When I speak about Mak Yong with the elegant Pauline Fan, Creative Director of PUSAKA, and the resilient Mak Yong Prima Donna Zamzuriah Zahari, also Dean of the Dance faculty of ASWARA, a recurring theme is that of the powerful concept of angin in traditional Mak Yong. It is the one thing that sets apart a genuine, traditional, and compelling performance from a hollow one.
The concept of angin, as Fan puts forward in her essay for the Axon: Creative Explorations academic journal, refers to “Inner Winds”. Cultural anthropologist, Carol Laderman, describes angin as “close to Western concepts of temperament…. Everyone is born with angin, the traits, talents, and desires representing our ancestors’ heritage, but some have more, or stronger angin…. If they are able to express their angin, they can lead untroubled and productive lives…. In the context of Kelantanese ritual theatre…angin encompasses the need of the Self to express itself through a particular art form, as well as an individual’s affinity to archetypal figures of the Kelantanese imagination.”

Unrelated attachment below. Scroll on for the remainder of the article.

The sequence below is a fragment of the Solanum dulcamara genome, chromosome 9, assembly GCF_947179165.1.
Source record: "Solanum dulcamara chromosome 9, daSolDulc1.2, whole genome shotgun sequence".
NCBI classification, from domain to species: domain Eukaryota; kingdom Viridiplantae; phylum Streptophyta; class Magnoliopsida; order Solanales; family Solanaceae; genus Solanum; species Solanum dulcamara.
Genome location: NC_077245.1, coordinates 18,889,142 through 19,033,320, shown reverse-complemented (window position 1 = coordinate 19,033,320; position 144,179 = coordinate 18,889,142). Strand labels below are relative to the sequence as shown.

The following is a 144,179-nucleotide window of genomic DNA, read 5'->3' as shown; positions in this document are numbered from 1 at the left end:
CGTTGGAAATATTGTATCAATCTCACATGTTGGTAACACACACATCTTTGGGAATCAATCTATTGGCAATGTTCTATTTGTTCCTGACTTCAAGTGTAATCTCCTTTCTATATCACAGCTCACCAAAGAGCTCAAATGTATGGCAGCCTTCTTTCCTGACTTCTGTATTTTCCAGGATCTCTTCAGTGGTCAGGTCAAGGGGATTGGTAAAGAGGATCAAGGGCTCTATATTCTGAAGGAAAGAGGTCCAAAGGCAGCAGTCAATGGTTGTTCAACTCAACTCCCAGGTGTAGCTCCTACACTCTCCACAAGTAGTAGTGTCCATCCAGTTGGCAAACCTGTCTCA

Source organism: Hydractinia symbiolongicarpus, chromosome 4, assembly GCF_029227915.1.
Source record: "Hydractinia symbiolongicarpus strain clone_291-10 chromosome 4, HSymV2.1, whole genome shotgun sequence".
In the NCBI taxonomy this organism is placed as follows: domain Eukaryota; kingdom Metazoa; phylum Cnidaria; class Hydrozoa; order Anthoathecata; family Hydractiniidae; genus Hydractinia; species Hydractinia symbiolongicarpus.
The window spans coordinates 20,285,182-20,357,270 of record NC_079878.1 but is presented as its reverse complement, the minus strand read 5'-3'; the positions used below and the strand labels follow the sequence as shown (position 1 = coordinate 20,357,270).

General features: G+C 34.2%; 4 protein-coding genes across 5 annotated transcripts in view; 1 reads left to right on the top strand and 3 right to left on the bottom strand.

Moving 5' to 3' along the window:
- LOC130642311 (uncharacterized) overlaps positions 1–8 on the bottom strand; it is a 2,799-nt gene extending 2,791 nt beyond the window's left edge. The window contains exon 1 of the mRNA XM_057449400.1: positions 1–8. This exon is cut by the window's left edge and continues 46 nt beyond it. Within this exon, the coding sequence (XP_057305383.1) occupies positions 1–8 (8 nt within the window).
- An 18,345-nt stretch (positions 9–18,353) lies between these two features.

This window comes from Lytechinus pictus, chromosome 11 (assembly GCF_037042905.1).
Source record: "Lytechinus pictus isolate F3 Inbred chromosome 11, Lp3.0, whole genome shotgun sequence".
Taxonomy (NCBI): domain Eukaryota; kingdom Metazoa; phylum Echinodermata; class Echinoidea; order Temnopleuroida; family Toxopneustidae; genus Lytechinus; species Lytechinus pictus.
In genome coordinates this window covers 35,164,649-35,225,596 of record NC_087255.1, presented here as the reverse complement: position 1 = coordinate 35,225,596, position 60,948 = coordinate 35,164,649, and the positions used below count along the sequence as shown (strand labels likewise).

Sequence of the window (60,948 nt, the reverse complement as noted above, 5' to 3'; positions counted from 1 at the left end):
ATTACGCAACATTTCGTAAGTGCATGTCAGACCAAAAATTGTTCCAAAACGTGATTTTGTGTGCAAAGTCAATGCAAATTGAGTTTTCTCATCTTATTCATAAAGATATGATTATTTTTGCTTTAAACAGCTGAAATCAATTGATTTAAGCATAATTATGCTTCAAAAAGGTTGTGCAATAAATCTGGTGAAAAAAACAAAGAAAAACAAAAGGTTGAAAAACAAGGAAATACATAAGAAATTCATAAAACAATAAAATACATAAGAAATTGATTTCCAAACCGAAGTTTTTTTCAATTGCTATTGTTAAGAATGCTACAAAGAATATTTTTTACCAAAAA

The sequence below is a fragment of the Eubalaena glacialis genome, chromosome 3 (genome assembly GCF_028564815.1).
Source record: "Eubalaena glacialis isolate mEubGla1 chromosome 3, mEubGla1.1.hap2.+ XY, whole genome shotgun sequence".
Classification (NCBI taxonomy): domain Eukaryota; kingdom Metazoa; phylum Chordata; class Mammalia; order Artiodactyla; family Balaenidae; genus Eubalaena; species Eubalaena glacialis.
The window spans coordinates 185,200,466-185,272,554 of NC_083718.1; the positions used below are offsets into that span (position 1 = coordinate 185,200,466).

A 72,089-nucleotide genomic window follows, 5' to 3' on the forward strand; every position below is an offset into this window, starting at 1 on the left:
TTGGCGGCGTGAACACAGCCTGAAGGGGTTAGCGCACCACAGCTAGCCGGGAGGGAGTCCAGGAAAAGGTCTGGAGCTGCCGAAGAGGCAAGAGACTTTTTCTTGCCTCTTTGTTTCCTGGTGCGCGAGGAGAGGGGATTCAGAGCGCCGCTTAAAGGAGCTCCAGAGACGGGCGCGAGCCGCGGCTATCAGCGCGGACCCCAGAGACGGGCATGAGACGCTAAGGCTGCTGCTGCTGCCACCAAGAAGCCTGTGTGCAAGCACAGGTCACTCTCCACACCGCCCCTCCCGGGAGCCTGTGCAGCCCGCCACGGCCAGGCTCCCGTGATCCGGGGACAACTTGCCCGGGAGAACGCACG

Zamzuriah Zahari says, “In traditional art forms such as Mak Yong, Mek Mulung (a Kedah version of Mak Yong), Mak Yong from the Riau Islands and Tari Inai (sometimes performed in Mak Yong), the concept of angin can be intense, fostered and tempered by their own rituals and spiritual rites. Whenever I perform, people say that I have the spirit or the angin. Sometimes, the angin is so overwhelming that it touches audiences and they cry, faint, or may feel compelled to join us in the performance. It is similar to us hearing music which touches us deeply.”